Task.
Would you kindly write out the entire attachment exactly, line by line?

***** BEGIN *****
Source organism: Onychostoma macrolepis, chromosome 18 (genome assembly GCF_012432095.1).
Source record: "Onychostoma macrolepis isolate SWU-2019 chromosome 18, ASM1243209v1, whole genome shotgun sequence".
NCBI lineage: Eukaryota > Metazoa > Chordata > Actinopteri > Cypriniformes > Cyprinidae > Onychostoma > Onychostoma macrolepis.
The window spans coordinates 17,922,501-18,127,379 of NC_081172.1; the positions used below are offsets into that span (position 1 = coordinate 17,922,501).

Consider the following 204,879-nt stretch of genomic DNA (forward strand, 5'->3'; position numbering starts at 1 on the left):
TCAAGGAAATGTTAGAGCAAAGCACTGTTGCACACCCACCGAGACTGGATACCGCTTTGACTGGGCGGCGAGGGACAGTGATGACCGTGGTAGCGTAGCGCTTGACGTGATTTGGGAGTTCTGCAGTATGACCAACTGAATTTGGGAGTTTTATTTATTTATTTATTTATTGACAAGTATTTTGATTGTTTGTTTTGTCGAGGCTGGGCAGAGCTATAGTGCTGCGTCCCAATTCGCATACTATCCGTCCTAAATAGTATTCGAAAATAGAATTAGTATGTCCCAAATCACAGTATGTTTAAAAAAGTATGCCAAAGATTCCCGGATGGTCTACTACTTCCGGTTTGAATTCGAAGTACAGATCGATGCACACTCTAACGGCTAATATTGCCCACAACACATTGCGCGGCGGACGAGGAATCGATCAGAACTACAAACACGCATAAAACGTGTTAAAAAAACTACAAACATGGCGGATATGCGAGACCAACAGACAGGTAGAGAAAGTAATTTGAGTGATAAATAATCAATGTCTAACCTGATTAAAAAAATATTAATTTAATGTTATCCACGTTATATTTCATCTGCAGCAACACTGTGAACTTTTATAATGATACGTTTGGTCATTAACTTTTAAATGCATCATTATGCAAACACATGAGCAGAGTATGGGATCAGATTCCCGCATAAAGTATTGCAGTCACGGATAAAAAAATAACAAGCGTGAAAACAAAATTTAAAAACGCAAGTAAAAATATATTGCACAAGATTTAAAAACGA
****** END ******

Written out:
Source organism: Onychostoma macrolepis, chromosome 18 (genome assembly GCF_012432095.1).
Source record: "Onychostoma macrolepis isolate SWU-2019 chromosome 18, ASM1243209v1, whole genome shotgun sequence".
NCBI lineage: Eukaryota > Metazoa > Chordata > Actinopteri > Cypriniformes > Cyprinidae > Onychostoma > Onychostoma macrolepis.
The window spans coordinates 17,922,501-18,127,379 of NC_081172.1; the positions used below are offsets into that span (position 1 = coordinate 17,922,501).

Consider the following 204,879-nt stretch of genomic DNA (forward strand, 5'->3'; position numbering starts at 1 on the left):
TCAAGGAAATGTTAGAGCAAAGCACTGTTGCACACCCACCGAGACTGGATACCGCTTTGACTGGGCGGCGAGGGACAGTGATGACCGTGGTAGCGTAGCGCTTGACGTGATTTGGGAGTTCTGCAGTATGACCAACTGAATTTGGGAGTTTTATTTATTTATTTATTTATTGACAAGTATTTTGATTGTTTGTTTTGTCGAGGCTGGGCAGAGCTATAGTGCTGCGTCCCAATTCGCATACTATCCGTCCTAAATAGTATTCGAAAATAGAATTAGTATGTCCCAAATCACAGTATGTTTAAAAAAGTATGCCAAAGATTCCCGGATGGTCTACTACTTCCGGTTTGAATTCGAAGTACAGATCGATGCACACTCTAACGGCTAATATTGCCCACAACACATTGCGCGGCGGACGAGGAATCGATCAGAACTACAAACACGCATAAAACGTGTTAAAAAAACTACAAACATGGCGGATATGCGAGACCAACAGACAGGTAGAGAAAGTAATTTGAGTGATAAATAATCAATGTCTAACCTGATTAAAAAAATATTAATTTAATGTTATCCACGTTATATTTCATCTGCAGCAACACTGTGAACTTTTATAATGATACGTTTGGTCATTAACTTTTAAATGCATCATTATGCAAACACATGAGCAGAGTATGGGATCAGATTCCCGCATAAAGTATTGCAGTCACGGATAAAAAAATAACAAGCGTGAAAACAAAATTTAAAAACGCAAGTAAAAATATATTGCACAAGATTTAAAAACGA